This week’s report focuses on three stories covered by Norfolk in 2017 and last year.
That much is correct. No mention of its title. The authors are not actually named. Our long experience in journalism is not mentioned. (Coincidentally, one of the accusations we level against Norfolk is that he omitted relevant information from his reports.)
All concerned matters of significant public interest.
This is an understatement. All of them presented Muslims as threatening, without justification, at a time when Muslims were suffering peak levels of hate crime. The dangers are obvious and on that basis there was a compelling case for exercising great care over accuracy to ensure hatred was not recklessly encouraged. Our report found no sign of that.
Two examined possible failures of care by local authorities while the third considered the conduct of a charity.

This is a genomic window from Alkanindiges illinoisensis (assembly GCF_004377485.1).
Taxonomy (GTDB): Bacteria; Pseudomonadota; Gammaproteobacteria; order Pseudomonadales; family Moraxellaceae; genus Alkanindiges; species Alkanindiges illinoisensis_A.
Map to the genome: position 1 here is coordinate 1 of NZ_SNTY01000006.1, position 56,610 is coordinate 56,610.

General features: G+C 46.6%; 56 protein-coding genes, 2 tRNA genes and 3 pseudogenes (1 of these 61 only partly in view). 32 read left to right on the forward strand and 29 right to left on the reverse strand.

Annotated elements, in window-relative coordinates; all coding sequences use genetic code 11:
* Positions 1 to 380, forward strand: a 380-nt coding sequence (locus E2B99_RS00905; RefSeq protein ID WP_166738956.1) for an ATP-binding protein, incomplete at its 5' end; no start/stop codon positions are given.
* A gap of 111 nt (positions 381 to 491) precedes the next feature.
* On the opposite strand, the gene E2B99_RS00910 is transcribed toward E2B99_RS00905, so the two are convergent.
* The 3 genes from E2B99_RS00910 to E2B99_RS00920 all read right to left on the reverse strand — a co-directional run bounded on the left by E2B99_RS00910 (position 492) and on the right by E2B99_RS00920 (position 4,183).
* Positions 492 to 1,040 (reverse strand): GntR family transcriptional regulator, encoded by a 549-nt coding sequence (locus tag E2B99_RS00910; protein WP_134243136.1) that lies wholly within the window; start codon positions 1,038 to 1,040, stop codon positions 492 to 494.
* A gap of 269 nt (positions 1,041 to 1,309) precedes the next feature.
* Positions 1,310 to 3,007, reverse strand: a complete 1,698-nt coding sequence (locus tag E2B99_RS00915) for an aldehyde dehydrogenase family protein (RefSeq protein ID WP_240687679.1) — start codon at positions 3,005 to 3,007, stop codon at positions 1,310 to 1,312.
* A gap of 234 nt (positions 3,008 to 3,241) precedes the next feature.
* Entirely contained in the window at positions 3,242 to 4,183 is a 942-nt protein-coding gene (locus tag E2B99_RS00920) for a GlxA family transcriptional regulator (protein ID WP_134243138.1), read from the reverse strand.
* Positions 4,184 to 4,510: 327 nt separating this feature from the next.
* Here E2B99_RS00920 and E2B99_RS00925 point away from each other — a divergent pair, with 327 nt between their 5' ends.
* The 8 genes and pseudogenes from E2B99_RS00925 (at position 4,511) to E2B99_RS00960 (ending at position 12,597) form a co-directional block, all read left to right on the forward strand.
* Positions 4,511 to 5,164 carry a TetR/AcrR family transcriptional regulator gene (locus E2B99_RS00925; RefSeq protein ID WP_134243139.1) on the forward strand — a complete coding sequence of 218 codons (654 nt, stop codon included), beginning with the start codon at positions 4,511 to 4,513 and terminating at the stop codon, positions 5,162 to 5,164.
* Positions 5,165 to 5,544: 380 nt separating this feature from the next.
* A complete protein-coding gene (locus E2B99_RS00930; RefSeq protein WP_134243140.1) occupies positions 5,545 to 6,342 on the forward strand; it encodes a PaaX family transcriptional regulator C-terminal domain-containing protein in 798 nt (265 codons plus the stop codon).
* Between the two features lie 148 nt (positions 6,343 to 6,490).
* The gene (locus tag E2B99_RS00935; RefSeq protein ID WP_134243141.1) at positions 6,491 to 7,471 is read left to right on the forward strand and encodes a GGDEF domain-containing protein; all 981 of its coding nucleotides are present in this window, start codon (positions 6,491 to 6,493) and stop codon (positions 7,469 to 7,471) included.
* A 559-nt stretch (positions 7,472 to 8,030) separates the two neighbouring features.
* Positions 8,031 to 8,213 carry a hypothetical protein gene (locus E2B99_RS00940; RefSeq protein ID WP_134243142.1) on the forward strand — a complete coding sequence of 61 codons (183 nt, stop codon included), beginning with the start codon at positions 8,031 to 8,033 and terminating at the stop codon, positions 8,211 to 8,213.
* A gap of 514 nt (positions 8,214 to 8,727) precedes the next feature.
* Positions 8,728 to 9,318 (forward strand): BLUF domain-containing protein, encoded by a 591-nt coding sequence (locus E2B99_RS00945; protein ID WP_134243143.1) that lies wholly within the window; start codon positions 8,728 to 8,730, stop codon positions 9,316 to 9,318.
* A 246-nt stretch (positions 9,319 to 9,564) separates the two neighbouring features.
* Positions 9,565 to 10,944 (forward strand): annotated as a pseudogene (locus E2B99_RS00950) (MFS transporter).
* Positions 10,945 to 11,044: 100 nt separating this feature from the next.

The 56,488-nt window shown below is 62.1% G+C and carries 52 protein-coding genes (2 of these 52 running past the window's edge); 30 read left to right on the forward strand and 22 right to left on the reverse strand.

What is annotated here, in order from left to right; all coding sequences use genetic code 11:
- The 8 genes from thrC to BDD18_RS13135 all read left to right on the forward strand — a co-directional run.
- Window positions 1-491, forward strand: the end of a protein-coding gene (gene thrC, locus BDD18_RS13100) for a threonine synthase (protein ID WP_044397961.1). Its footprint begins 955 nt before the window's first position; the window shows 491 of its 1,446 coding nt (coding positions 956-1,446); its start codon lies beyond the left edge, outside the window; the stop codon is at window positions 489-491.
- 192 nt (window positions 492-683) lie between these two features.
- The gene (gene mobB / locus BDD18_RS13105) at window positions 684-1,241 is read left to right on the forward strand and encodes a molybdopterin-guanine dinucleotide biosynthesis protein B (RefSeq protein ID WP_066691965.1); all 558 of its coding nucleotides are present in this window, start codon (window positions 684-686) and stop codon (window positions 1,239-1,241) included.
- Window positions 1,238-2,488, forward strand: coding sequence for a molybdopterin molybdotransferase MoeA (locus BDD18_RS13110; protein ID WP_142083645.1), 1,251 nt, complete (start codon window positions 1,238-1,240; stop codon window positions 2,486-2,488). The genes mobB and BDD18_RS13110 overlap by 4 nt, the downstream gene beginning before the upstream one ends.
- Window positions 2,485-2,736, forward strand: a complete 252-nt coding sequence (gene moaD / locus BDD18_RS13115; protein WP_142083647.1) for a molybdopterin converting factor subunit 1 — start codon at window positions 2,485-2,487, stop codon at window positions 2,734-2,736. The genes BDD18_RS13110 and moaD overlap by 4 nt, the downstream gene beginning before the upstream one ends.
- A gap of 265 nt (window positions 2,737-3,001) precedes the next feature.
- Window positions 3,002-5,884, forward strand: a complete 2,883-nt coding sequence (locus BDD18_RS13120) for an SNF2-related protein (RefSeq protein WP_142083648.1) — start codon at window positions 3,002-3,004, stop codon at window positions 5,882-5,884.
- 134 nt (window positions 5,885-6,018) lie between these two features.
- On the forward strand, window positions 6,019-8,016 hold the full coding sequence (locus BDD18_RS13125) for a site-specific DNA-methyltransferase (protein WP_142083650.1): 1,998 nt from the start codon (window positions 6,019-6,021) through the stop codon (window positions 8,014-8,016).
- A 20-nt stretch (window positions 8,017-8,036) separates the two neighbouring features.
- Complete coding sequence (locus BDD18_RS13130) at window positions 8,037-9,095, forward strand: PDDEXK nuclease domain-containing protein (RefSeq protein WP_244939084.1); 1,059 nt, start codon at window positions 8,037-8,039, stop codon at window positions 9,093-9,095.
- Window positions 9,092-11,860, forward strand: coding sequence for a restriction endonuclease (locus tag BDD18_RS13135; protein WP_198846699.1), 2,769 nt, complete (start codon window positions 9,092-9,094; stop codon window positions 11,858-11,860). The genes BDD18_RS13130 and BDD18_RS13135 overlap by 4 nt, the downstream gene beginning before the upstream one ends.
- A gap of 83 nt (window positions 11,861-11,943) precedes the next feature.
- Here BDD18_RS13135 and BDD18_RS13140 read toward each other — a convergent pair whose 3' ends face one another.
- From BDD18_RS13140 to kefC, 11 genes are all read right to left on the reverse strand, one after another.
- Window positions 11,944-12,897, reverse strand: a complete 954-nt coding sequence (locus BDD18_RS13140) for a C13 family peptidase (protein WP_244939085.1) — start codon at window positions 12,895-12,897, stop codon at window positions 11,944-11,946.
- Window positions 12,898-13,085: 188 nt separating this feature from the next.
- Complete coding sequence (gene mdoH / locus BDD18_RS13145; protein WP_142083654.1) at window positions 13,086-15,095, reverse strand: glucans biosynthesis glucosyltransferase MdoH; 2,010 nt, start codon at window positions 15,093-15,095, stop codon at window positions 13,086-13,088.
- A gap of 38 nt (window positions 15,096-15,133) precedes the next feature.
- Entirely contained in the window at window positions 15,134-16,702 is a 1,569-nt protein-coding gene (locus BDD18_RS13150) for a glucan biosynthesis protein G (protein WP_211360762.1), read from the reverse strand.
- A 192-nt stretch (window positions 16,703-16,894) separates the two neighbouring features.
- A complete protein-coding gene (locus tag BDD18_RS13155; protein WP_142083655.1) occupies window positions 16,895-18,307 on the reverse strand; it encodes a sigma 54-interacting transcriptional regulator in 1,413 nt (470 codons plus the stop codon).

This is devious. Norfolk, when he wrote these stories, did not describe or draw attention to possible failures; he alleged that there had been actual failures. And it is clear that these failures did not happen. And Times editorials of the time piled in to support Norfolk's line. So he was wrong and the Times was wrong – on these matters of significant public interest.
Two articles were the subject of complaints to the Independent Press Standards Organisation (Ipso), the regulatory body to which The Times belongs. Ipso properly declined to consider complaints that were politically motivated and from people in no position to know the facts.